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Social Security benefits set to increase 3.2 percent next year

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Brett Rowland

(The Center Square) – Social Security benefits will increase by 3.2 percent next year, a smaller bump than the previous two years from a federal program expected to fall short on funds for all beneficiaries by 2034.

Social Security and Supplemental Security Income benefits for about 71 million Americans will increase, on average, by more than $50 a month in 2024, the Social Security Administration announced Thursday. 

In March, the Social Security Administration reported that Social Security won’t have enough money to pay all beneficiaries the amount they are entitled to starting in 2034, a year earlier than previously expected as the program's benefits have grown faster than its income. At that time, the annual cost of the program was projected to exceed the annual income in 2023 and remain higher for the 75-year projection period. The total cost of the program started to eclipse income in 2021. Social Security's cost has exceeded its non-interest income since 2010, according to the Social Security Board of Trustees' annual report to Congress.

The 3.2 percent cost-of-living adjustment beginning in January is smaller than the 8.7 percent bump this year and the 5.9 percent increase in 2022. The average Social Security Old-Age and Survivors Insurance monthly benefit was $1,758, as of August 2023.

The Social Security Act ties the annual cost-of-living adjustment to the increase in the Consumer Price Index for Urban Wage Earners and Clerical Workers as determined by the Department of Labor’s Bureau of Labor Statistics. The Consumer Price Index is a measure of inflation.

Inflation hit a 40-year high of 9.1 percent in June 2022. It has since cooled as the Federal Reserve has raised interest rates.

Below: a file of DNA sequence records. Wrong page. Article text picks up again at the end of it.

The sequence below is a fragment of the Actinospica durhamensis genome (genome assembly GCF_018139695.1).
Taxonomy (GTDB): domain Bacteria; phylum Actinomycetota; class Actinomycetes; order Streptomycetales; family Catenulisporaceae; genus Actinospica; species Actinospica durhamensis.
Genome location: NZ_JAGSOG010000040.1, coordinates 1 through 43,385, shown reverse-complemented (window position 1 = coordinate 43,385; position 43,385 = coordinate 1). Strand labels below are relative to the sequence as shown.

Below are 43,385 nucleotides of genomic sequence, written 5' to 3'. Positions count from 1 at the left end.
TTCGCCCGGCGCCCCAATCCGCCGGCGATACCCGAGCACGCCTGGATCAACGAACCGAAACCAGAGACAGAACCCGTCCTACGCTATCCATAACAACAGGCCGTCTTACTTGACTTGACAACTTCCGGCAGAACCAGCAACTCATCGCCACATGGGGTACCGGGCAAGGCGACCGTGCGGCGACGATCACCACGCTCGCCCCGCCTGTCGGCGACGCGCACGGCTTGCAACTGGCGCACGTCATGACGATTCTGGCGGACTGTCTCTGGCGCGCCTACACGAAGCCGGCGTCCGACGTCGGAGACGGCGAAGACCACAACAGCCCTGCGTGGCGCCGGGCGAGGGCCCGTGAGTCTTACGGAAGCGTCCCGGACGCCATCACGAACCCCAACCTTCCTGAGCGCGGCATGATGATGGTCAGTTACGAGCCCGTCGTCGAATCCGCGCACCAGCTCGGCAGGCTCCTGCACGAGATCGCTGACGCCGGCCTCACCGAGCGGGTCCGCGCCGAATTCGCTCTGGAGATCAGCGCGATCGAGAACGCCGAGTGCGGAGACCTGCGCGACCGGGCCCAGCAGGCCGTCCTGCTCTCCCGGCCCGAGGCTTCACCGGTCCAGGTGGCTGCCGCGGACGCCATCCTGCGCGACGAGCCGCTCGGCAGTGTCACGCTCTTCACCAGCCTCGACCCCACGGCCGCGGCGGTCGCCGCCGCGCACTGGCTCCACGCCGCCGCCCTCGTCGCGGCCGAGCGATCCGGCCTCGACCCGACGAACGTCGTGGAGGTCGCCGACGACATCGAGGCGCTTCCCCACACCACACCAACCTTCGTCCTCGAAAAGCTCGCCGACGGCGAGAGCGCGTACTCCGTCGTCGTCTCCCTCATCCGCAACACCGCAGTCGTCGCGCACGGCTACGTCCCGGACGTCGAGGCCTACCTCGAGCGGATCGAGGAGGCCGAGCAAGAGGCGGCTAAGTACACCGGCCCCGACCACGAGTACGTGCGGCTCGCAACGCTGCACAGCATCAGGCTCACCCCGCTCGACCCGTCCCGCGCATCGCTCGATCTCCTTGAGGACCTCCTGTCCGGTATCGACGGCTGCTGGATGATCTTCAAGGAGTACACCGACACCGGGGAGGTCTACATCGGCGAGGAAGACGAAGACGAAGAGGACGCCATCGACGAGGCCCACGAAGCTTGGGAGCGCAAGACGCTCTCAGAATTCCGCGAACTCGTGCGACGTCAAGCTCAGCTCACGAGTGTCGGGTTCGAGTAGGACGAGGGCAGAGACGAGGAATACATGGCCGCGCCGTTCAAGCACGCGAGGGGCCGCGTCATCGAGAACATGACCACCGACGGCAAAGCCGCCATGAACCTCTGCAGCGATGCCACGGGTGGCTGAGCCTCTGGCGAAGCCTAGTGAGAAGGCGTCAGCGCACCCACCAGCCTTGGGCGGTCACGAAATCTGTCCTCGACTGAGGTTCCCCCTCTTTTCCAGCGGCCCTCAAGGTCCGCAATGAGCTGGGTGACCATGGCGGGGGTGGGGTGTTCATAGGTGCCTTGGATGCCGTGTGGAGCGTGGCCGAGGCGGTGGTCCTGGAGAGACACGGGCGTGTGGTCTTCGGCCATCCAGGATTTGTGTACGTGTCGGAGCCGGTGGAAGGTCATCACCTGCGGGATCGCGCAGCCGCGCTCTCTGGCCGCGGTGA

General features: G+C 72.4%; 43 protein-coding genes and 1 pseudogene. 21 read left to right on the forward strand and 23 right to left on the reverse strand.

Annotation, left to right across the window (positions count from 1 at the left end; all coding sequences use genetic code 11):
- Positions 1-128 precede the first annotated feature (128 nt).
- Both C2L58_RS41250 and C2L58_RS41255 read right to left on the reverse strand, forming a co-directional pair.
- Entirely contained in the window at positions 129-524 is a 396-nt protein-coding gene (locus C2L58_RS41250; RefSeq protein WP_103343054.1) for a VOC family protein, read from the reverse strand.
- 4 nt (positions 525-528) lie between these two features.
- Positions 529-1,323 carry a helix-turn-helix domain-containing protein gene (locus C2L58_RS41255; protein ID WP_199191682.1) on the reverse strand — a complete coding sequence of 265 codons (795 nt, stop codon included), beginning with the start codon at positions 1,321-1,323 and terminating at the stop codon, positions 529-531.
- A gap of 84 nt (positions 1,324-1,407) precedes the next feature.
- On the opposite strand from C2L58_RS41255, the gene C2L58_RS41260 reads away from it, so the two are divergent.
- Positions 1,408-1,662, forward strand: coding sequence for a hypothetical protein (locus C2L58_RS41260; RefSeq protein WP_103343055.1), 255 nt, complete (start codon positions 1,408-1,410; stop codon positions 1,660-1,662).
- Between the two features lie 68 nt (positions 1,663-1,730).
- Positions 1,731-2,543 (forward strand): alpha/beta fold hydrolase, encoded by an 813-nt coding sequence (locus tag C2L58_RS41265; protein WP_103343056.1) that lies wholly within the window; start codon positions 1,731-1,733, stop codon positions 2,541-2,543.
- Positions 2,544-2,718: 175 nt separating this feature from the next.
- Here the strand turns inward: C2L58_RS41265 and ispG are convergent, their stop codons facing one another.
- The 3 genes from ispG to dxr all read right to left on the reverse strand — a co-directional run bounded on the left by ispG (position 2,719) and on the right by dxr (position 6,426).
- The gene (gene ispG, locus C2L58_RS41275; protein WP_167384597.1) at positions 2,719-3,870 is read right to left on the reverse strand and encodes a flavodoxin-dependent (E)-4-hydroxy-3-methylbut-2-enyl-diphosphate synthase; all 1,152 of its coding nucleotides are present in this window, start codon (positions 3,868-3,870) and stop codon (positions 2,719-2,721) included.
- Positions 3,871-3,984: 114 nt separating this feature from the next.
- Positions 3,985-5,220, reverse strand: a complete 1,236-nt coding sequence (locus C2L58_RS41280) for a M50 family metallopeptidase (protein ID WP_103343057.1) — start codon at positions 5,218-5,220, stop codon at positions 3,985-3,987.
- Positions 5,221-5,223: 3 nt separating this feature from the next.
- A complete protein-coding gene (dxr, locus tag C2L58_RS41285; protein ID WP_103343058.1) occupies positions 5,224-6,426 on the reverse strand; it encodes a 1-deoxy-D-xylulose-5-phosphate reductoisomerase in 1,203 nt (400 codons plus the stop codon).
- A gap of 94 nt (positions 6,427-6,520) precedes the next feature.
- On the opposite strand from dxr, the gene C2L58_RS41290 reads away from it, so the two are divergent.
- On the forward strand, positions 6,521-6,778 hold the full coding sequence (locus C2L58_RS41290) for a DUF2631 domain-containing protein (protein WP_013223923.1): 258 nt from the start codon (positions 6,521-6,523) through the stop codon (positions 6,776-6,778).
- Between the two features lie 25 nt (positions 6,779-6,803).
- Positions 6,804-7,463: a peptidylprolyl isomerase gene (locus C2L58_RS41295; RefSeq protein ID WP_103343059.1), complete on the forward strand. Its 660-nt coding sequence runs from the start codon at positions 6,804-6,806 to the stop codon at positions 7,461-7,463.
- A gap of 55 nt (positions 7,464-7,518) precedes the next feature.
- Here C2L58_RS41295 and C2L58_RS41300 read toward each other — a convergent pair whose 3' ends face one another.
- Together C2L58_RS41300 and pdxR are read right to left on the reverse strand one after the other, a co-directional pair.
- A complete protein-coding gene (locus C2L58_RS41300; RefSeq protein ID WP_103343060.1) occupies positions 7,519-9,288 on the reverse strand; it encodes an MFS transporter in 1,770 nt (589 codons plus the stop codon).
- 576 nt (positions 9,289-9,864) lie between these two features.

Also starting in January, the maximum amount of earnings subject to the Social Security tax will increase to $168,600 from $160,200 based on the increase in average wages.

The Social Security Board of Trustees in March asked Congress to address the "projected trust fund shortfalls in a timely fashion to phase in necessary changes gradually," Acting Commissioner of Social Security Kilolo Kijakazi said at the time.

Total income, including interest, to the combined Old-Age and Survivors Insurance and Disability Insurance Trust Funds was $1.222 trillion in 2022. Total expenditures from the combined trust funds were $1.244 trillion in 2022.

AARP Chief Executive Officer Jo Ann Jenkins said the increase will help retirees.

“Retirees can rest a little easier at night knowing they will soon receive an increase in their Social Security checks to help them keep up with rising prices," she said in a statement. "We know older Americans are still feeling the sting when they buy groceries and gas, making every dollar important."

Jenkins also urged Congress to take action. 

"AARP is urging Congress to work in a bipartisan way to keep Social Security strong and to provide American workers and retirees with a long-term solution that both current and future retirees can count on," she said.